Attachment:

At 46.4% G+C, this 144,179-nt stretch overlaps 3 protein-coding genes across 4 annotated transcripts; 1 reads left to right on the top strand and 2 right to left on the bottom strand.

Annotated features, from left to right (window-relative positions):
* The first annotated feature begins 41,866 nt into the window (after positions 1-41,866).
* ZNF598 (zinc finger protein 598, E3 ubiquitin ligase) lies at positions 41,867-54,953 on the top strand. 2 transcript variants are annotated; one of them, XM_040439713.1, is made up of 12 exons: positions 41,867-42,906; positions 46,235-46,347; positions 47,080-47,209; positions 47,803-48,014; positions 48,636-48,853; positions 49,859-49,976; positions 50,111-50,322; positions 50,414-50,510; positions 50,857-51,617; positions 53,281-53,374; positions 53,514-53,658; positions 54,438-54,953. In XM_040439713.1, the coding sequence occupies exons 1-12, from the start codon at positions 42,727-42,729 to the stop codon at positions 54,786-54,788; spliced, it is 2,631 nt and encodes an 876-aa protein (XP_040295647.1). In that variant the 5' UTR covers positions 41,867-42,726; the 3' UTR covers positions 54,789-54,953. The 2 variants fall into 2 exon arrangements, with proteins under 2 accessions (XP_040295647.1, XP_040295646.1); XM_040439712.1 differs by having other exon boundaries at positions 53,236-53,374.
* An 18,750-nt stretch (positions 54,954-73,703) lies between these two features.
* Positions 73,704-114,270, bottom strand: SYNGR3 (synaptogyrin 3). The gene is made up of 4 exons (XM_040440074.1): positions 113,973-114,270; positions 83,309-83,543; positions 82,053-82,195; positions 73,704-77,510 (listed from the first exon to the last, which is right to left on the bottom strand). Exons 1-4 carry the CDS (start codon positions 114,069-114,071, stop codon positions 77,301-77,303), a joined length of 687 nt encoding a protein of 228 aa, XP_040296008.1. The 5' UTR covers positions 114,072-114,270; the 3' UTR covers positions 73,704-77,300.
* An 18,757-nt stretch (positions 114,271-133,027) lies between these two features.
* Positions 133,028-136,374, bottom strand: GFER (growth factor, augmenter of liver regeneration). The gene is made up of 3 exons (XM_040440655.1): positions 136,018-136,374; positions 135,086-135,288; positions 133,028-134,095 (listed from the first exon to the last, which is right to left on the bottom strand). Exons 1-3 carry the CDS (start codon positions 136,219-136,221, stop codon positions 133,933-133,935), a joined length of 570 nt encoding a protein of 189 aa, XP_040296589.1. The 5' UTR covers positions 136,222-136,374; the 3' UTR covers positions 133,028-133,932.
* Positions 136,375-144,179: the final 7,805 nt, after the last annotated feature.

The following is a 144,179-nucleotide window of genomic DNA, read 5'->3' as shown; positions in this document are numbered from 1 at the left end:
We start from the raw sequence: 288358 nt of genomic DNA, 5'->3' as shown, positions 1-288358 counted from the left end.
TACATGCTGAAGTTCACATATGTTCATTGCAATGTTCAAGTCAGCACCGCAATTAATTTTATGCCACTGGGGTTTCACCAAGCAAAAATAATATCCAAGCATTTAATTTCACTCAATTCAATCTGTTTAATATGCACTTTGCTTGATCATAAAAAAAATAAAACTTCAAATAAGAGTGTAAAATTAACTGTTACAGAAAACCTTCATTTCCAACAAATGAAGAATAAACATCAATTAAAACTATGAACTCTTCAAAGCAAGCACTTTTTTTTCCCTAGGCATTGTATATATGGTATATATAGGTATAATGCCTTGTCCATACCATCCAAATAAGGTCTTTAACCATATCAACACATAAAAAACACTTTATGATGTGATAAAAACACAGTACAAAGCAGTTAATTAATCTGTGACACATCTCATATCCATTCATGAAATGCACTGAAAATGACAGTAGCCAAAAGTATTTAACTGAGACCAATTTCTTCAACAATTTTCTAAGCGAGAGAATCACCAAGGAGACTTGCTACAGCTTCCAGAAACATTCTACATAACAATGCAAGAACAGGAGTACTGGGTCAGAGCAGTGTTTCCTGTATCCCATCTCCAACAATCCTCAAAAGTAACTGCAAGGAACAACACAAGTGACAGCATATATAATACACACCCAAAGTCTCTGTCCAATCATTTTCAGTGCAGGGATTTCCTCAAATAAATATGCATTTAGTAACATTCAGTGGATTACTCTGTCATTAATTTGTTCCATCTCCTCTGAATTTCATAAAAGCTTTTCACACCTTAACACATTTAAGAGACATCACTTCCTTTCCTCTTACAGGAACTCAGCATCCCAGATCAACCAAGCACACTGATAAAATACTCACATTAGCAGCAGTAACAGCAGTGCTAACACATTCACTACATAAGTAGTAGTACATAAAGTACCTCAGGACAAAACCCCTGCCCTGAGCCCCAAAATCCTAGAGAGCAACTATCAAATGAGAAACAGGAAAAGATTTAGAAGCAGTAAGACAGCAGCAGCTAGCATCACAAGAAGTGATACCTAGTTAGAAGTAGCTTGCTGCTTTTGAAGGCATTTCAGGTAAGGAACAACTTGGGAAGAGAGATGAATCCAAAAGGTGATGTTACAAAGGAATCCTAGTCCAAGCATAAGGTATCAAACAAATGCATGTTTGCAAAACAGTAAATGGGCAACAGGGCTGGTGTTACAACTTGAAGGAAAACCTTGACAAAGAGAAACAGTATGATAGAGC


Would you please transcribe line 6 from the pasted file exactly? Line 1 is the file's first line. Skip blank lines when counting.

* Positions 73,704-114,270, bottom strand: SYNGR3 (synaptogyrin 3). The gene is made up of 4 exons (XM_040440074.1): positions 113,973-114,270; positions 83,309-83,543; positions 82,053-82,195; positions 73,704-77,510 (listed from the first exon to the last, which is right to left on the bottom strand). Exons 1-4 carry the CDS (start codon positions 114,069-114,071, stop codon positions 77,301-77,303), a joined length of 687 nt encoding a protein of 228 aa, XP_040296008.1. The 5' UTR covers positions 114,072-114,270; the 3' UTR covers positions 73,704-77,300.